De Amerikaanse documentairemaker Michael Moore heeft na 15 jaar zijn beruchte Oscarspeech dan toch mogen afmaken. In 2003 won Moore een Oscar en in zijn daaropvolgende speech sprak hij zich uit tegen toenmalig president Bush en diens oorlog in Irak. Dat veroorzaakte toen heel wat ophef.
In het publiek ontstond heel wat kabaal: zo was er boegeroep én applaus. De organisatie onderbrak Moore door luide muziek op te zetten.
Dit weekend kreeg Moore een ‘Lifetime Achievement Award’ en mocht ditmaal zijn speech wel afmaken. Ook legde Moore uit waarom zijn woorden nu nog altijd brandend actueel zijn volgens hem.
Lees hieronder Moores volledige speech, met schuingedrukte opmerkingen die hij dit weekend toevoegde:
“I’ve invited my fellow documentary nominees on the stage with us, and they are here because they are in solidarity with me because we like nonfiction. We like nonfiction, but we live in fictitious times. We live in the time where we have fictitious election results that elects a fictitious President. That’s when all hell started.
We live in a time where we have a man sending us to war for fictitious reasons. Now, the cacophony of booing is getting quite loud and I can’t even hear myself. Whether it’s the fiction of duct tape or the fiction of orange alerts, we are against this war, Mr. Bush.
Shame on you, Mr. Bush, now I’m just trying to be heard, this wasn’t even in the original speech, and I’m just telling people, in front of a billion people, shame on you, but keeping it clean, Bob. Now the microphone is lowering into the stage, they’ve struck up a band, the stage manager is giving me the heave-ho and I’m bending down to the microphone.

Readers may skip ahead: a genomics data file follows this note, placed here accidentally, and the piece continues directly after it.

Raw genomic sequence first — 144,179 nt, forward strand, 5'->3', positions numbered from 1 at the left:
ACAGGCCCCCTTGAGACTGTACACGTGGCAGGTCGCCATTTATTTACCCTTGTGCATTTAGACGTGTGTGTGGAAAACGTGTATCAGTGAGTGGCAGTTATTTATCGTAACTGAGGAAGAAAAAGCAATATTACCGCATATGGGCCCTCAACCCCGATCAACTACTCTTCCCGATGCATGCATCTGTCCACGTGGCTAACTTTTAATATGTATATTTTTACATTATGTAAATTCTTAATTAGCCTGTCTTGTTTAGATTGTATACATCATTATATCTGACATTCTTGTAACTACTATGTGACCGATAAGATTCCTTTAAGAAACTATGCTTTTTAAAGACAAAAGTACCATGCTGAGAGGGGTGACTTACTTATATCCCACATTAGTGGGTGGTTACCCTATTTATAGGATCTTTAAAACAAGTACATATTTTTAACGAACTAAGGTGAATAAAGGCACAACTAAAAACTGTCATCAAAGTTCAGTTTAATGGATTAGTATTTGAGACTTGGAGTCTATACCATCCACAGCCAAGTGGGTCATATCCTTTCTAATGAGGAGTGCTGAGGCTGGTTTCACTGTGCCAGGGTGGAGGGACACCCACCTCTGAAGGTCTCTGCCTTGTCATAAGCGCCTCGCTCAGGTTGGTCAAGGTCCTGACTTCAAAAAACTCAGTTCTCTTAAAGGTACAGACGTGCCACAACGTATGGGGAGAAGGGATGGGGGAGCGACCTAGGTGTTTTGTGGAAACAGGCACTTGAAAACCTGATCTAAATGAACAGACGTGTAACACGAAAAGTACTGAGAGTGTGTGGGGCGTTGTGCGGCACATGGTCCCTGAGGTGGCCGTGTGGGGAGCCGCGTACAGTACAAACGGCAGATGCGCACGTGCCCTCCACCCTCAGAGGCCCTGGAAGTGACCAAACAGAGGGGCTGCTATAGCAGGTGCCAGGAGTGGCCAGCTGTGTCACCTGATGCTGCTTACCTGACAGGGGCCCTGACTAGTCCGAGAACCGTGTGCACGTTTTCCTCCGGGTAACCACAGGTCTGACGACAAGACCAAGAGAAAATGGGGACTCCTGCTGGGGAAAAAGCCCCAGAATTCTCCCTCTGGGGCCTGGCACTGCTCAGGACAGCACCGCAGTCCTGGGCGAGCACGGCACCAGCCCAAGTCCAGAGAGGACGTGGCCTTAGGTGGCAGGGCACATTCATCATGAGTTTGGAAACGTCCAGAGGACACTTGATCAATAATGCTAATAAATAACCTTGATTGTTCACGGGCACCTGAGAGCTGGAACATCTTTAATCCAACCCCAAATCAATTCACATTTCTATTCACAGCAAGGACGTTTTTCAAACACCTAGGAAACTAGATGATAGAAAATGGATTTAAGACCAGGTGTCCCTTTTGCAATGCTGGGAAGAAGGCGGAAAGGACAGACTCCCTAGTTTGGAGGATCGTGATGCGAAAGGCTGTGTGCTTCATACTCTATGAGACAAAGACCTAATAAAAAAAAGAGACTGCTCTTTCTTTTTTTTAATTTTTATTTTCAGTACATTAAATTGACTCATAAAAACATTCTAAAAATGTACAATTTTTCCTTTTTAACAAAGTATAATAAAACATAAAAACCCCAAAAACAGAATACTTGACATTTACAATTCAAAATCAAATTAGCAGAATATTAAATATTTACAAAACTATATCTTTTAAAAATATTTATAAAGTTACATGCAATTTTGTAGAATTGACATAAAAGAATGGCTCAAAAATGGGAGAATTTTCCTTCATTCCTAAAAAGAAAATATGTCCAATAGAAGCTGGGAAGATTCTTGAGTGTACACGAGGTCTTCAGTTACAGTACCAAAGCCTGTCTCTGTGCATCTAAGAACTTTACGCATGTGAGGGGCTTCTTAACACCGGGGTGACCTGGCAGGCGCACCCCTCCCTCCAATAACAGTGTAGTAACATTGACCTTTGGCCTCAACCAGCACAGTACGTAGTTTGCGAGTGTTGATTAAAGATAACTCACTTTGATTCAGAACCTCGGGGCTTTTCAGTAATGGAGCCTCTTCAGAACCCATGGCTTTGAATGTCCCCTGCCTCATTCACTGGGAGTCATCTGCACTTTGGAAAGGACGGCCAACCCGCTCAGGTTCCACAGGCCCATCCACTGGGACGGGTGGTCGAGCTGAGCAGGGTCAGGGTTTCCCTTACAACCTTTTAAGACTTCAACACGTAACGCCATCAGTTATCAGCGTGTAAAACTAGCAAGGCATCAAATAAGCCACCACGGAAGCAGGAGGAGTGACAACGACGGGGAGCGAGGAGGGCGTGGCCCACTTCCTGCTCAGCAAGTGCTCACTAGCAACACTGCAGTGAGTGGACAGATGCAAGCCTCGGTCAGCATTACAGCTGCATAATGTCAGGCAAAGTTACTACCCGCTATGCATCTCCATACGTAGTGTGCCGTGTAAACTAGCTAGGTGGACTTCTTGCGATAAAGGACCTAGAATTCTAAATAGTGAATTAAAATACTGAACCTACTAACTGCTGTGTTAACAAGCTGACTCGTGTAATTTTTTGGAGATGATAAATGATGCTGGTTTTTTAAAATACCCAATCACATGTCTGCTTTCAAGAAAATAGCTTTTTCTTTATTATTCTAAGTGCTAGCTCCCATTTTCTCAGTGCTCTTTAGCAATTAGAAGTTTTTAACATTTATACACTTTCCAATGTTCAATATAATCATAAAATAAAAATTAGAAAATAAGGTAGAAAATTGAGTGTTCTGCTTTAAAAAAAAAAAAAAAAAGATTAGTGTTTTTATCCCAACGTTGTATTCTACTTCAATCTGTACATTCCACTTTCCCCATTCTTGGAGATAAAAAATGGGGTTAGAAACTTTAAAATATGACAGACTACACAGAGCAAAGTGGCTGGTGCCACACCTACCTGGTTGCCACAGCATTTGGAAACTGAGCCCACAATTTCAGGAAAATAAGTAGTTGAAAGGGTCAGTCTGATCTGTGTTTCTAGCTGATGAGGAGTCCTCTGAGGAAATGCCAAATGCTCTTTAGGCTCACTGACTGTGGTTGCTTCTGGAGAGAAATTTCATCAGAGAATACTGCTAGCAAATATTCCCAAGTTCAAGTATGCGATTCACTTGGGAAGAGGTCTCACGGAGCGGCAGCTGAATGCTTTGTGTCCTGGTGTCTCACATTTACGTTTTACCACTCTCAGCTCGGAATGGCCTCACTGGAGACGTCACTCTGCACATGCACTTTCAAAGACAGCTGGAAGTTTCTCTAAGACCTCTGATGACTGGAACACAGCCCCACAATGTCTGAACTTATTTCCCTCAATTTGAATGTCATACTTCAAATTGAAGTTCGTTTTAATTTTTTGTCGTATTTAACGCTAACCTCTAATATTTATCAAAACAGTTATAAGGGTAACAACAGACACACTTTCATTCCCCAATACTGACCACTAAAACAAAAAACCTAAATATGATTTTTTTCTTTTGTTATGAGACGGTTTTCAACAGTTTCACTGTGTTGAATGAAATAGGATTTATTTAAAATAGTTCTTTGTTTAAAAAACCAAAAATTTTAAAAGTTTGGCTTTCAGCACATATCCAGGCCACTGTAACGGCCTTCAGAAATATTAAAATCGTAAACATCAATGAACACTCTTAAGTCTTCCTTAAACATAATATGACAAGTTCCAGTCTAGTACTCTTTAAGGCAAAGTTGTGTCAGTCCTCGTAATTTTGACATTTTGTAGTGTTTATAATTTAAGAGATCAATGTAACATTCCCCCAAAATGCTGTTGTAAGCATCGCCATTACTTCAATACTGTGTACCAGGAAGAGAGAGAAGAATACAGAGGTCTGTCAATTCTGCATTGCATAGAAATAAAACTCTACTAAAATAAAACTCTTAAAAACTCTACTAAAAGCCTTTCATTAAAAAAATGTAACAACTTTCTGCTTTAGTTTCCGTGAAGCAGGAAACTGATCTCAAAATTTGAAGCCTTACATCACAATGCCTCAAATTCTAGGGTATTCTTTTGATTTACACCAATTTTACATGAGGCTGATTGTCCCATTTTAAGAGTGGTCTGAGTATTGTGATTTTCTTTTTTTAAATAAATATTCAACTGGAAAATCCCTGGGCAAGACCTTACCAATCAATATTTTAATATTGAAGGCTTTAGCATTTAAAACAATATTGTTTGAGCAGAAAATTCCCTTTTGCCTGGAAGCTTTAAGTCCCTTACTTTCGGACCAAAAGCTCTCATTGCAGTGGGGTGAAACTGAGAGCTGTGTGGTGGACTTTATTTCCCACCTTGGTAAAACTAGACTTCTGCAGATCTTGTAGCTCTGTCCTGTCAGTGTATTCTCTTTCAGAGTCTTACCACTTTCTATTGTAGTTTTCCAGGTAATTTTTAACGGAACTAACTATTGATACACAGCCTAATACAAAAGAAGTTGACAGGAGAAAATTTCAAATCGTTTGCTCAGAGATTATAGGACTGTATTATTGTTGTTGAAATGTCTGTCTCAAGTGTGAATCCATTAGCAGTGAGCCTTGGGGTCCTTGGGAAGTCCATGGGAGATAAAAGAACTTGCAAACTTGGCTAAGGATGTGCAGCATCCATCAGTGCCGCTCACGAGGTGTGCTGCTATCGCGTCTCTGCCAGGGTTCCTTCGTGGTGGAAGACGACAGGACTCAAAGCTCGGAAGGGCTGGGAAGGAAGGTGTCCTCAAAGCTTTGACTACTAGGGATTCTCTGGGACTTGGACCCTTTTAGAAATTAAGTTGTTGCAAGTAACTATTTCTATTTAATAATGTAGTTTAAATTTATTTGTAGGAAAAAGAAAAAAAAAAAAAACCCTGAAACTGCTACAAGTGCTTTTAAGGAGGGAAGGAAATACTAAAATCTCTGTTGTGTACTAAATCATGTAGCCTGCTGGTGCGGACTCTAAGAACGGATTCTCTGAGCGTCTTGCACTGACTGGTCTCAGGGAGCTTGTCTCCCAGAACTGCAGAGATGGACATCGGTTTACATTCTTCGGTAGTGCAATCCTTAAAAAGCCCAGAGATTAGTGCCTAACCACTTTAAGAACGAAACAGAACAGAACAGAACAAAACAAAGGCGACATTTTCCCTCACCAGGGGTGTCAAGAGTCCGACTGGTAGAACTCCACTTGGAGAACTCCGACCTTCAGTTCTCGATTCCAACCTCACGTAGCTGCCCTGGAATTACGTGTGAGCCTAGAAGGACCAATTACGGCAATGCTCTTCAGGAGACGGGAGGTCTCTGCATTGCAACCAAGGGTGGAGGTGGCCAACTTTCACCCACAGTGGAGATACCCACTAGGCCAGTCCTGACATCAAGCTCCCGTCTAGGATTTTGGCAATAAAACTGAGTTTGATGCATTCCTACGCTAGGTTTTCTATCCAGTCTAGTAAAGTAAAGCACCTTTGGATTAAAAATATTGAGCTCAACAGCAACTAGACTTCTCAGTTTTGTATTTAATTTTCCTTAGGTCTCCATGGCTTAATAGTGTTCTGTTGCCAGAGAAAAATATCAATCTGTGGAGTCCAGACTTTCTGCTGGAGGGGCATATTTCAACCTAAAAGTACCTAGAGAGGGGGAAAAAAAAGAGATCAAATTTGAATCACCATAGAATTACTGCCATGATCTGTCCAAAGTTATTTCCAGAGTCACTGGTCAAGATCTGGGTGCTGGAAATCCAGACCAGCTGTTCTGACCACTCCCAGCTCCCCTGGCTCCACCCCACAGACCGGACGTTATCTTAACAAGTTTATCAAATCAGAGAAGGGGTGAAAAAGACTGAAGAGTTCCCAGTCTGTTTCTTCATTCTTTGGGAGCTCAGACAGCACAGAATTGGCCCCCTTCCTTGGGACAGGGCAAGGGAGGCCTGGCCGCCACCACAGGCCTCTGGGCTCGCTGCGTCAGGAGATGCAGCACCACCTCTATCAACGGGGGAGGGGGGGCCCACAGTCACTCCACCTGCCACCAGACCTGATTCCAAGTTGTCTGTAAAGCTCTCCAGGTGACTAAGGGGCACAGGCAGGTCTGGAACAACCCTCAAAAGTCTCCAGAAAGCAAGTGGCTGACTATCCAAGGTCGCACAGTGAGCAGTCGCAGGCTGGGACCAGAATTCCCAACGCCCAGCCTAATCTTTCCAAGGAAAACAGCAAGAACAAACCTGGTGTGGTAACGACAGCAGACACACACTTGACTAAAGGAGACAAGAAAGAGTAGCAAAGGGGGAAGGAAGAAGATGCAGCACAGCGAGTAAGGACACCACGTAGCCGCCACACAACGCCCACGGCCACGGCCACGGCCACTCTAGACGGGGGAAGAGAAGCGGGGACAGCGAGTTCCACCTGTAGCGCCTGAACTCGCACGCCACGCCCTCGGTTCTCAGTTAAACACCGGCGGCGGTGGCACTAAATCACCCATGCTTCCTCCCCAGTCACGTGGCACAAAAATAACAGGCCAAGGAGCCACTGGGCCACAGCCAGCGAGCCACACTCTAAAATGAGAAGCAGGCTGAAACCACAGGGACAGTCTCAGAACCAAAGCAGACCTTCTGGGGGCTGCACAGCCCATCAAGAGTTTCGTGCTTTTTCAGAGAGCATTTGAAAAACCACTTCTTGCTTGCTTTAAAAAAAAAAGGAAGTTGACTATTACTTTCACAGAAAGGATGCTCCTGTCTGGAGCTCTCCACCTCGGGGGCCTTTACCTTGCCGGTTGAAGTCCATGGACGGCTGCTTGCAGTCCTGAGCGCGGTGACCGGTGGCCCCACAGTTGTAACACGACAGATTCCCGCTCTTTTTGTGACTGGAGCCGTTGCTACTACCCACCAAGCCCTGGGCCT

And any time you’ve got the Pope and the Dixie Chicks against you, your time is up. That was the end of me, and they hauled me off the stage. …
So now, here for the first time ever, is the rest of my Oscar acceptance speech.
So before I close, I want to say a few words about nonfiction and how to use it as a cure for the many lies we are being told, and as a nonviolent weapon of revolution and change. I have read over the years that my first movie, ‘Roger and Me,’ kicked open the doors for documentary films, the first documentary to be widely distributed to the shopping mall cinemas and multiplexes of America.
The Academy, though, has not let me in as a member for 13 long years, not until just last month. I had heard all the reasons why: ‘Roger and Me,’ it’s not a documentary; ‘Roger and Me,’ documentaries are not supposed to be entertainment; you’re using your frivolous humor and it lessens the seriousness and the impact of what you’re trying to say; et cetera, et cetera.
Those of us from the now-dead factory towns of the Rust Belt who, like me, have just a high school education, I barely made it out of my senior year, I flunked English and I flunked math, but I got a D in French, we from the working class immediately know the class-based tone of those who speak to us, those who went to the finer schools, or even any school at all. I encourage everyone watching at home tonight in the Gary, Indianas of America, in the Camden, New Jerseys, in the San Ysidiros, the East St. Louis, and yes, the Flints and the Detroits and the Pontiacs and the Dearborns, to pick up a camera and fight the power. Make your voice heard and stop this senseless war.
Thank you and good night.”